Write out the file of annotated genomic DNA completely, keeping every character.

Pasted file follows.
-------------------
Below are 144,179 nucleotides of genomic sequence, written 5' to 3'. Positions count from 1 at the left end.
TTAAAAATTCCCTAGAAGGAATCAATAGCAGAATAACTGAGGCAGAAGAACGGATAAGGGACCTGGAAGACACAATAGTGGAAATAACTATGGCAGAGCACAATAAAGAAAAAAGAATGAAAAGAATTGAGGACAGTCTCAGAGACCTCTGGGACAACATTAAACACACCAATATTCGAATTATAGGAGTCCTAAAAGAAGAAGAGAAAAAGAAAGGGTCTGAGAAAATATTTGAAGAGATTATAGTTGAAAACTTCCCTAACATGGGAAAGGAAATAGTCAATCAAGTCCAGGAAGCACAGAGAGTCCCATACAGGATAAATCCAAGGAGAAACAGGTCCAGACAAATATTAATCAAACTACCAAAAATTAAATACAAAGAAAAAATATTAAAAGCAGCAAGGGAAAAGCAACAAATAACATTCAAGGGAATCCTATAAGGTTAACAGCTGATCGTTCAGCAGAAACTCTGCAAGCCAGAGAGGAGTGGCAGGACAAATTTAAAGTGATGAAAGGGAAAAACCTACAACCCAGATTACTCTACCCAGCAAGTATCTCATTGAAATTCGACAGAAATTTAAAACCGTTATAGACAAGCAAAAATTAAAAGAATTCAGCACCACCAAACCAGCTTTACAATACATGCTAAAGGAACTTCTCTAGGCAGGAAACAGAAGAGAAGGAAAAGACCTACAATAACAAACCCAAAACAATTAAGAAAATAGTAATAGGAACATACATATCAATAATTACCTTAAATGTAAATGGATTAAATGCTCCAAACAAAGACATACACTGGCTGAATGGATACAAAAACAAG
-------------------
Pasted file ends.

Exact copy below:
Below are 144,179 nucleotides of genomic sequence, written 5' to 3'. Positions count from 1 at the left end.
TTAAAAATTCCCTAGAAGGAATCAATAGCAGAATAACTGAGGCAGAAGAACGGATAAGGGACCTGGAAGACACAATAGTGGAAATAACTATGGCAGAGCACAATAAAGAAAAAAGAATGAAAAGAATTGAGGACAGTCTCAGAGACCTCTGGGACAACATTAAACACACCAATATTCGAATTATAGGAGTCCTAAAAGAAGAAGAGAAAAAGAAAGGGTCTGAGAAAATATTTGAAGAGATTATAGTTGAAAACTTCCCTAACATGGGAAAGGAAATAGTCAATCAAGTCCAGGAAGCACAGAGAGTCCCATACAGGATAAATCCAAGGAGAAACAGGTCCAGACAAATATTAATCAAACTACCAAAAATTAAATACAAAGAAAAAATATTAAAAGCAGCAAGGGAAAAGCAACAAATAACATTCAAGGGAATCCTATAAGGTTAACAGCTGATCGTTCAGCAGAAACTCTGCAAGCCAGAGAGGAGTGGCAGGACAAATTTAAAGTGATGAAAGGGAAAAACCTACAACCCAGATTACTCTACCCAGCAAGTATCTCATTGAAATTCGACAGAAATTTAAAACCGTTATAGACAAGCAAAAATTAAAAGAATTCAGCACCACCAAACCAGCTTTACAATACATGCTAAAGGAACTTCTCTAGGCAGGAAACAGAAGAGAAGGAAAAGACCTACAATAACAAACCCAAAACAATTAAGAAAATAGTAATAGGAACATACATATCAATAATTACCTTAAATGTAAATGGATTAAATGCTCCAAACAAAGACATACACTGGCTGAATGGATACAAAAACAAG